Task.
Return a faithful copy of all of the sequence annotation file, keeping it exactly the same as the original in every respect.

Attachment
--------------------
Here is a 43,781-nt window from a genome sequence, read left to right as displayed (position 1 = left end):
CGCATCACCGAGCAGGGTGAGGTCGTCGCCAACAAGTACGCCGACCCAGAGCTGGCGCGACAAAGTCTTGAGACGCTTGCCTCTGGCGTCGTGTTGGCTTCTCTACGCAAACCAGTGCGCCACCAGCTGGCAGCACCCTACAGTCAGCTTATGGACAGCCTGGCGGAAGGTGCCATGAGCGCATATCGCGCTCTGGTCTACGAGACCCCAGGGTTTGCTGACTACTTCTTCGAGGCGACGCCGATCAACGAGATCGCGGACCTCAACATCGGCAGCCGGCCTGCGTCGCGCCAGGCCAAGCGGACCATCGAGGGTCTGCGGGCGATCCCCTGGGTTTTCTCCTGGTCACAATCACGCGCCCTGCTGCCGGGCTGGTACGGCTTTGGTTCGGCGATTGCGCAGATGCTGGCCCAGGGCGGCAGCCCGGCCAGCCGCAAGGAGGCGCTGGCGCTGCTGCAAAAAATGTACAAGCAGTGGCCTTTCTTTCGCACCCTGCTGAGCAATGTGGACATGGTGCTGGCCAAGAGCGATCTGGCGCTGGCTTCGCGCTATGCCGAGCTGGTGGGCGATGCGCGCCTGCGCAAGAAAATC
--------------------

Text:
Here is a 43,781-nt window from a genome sequence, read left to right as displayed (position 1 = left end):
CGCATCACCGAGCAGGGTGAGGTCGTCGCCAACAAGTACGCCGACCCAGAGCTGGCGCGACAAAGTCTTGAGACGCTTGCCTCTGGCGTCGTGTTGGCTTCTCTACGCAAACCAGTGCGCCACCAGCTGGCAGCACCCTACAGTCAGCTTATGGACAGCCTGGCGGAAGGTGCCATGAGCGCATATCGCGCTCTGGTCTACGAGACCCCAGGGTTTGCTGACTACTTCTTCGAGGCGACGCCGATCAACGAGATCGCGGACCTCAACATCGGCAGCCGGCCTGCGTCGCGCCAGGCCAAGCGGACCATCGAGGGTCTGCGGGCGATCCCCTGGGTTTTCTCCTGGTCACAATCACGCGCCCTGCTGCCGGGCTGGTACGGCTTTGGTTCGGCGATTGCGCAGATGCTGGCCCAGGGCGGCAGCCCGGCCAGCCGCAAGGAGGCGCTGGCGCTGCTGCAAAAAATGTACAAGCAGTGGCCTTTCTTTCGCACCCTGCTGAGCAATGTGGACATGGTGCTGGCCAAGAGCGATCTGGCGCTGGCTTCGCGCTATGCCGAGCTGGTGGGCGATGCGCGCCTGCGCAAGAAAATC